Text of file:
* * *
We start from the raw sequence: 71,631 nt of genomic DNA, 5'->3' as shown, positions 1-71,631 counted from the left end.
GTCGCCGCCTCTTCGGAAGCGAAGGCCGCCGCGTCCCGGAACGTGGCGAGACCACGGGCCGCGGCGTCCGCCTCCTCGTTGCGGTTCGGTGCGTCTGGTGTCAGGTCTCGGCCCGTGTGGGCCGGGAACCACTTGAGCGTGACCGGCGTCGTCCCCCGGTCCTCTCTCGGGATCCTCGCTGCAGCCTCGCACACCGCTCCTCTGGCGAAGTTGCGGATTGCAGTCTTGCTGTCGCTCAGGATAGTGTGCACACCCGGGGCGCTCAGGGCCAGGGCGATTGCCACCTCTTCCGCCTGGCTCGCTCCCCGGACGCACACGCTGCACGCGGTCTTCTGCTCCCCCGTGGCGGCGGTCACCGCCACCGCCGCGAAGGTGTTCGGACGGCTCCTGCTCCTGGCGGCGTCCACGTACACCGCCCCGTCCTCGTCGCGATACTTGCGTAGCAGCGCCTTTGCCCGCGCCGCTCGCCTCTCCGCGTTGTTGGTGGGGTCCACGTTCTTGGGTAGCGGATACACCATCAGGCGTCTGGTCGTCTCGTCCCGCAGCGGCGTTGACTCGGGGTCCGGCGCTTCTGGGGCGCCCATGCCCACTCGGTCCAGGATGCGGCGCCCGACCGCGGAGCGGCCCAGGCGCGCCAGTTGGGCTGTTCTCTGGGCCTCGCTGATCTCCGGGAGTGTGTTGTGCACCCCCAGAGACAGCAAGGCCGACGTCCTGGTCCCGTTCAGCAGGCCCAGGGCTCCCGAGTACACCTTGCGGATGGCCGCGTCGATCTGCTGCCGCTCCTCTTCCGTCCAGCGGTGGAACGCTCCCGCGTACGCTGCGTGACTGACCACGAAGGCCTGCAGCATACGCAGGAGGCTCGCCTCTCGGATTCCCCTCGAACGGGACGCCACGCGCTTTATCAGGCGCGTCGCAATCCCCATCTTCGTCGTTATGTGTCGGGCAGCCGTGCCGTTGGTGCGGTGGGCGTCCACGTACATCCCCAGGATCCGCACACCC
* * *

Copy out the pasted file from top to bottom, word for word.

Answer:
We start from the raw sequence: 71,631 nt of genomic DNA, 5'->3' as shown, positions 1-71,631 counted from the left end.
GTCGCCGCCTCTTCGGAAGCGAAGGCCGCCGCGTCCCGGAACGTGGCGAGACCACGGGCCGCGGCGTCCGCCTCCTCGTTGCGGTTCGGTGCGTCTGGTGTCAGGTCTCGGCCCGTGTGGGCCGGGAACCACTTGAGCGTGACCGGCGTCGTCCCCCGGTCCTCTCTCGGGATCCTCGCTGCAGCCTCGCACACCGCTCCTCTGGCGAAGTTGCGGATTGCAGTCTTGCTGTCGCTCAGGATAGTGTGCACACCCGGGGCGCTCAGGGCCAGGGCGATTGCCACCTCTTCCGCCTGGCTCGCTCCCCGGACGCACACGCTGCACGCGGTCTTCTGCTCCCCCGTGGCGGCGGTCACCGCCACCGCCGCGAAGGTGTTCGGACGGCTCCTGCTCCTGGCGGCGTCCACGTACACCGCCCCGTCCTCGTCGCGATACTTGCGTAGCAGCGCCTTTGCCCGCGCCGCTCGCCTCTCCGCGTTGTTGGTGGGGTCCACGTTCTTGGGTAGCGGATACACCATCAGGCGTCTGGTCGTCTCGTCCCGCAGCGGCGTTGACTCGGGGTCCGGCGCTTCTGGGGCGCCCATGCCCACTCGGTCCAGGATGCGGCGCCCGACCGCGGAGCGGCCCAGGCGCGCCAGTTGGGCTGTTCTCTGGGCCTCGCTGATCTCCGGGAGTGTGTTGTGCACCCCCAGAGACAGCAAGGCCGACGTCCTGGTCCCGTTCAGCAGGCCCAGGGCTCCCGAGTACACCTTGCGGATGGCCGCGTCGATCTGCTGCCGCTCCTCTTCCGTCCAGCGGTGGAACGCTCCCGCGTACGCTGCGTGACTGACCACGAAGGCCTGCAGCATACGCAGGAGGCTCGCCTCTCGGATTCCCCTCGAACGGGACGCCACGCGCTTTATCAGGCGCGTCGCAATCCCCATCTTCGTCGTTATGTGTCGGGCAGCCGTGCCGTTGGTGCGGTGGGCGTCCACGTACATCCCCAGGATCCGCACACCC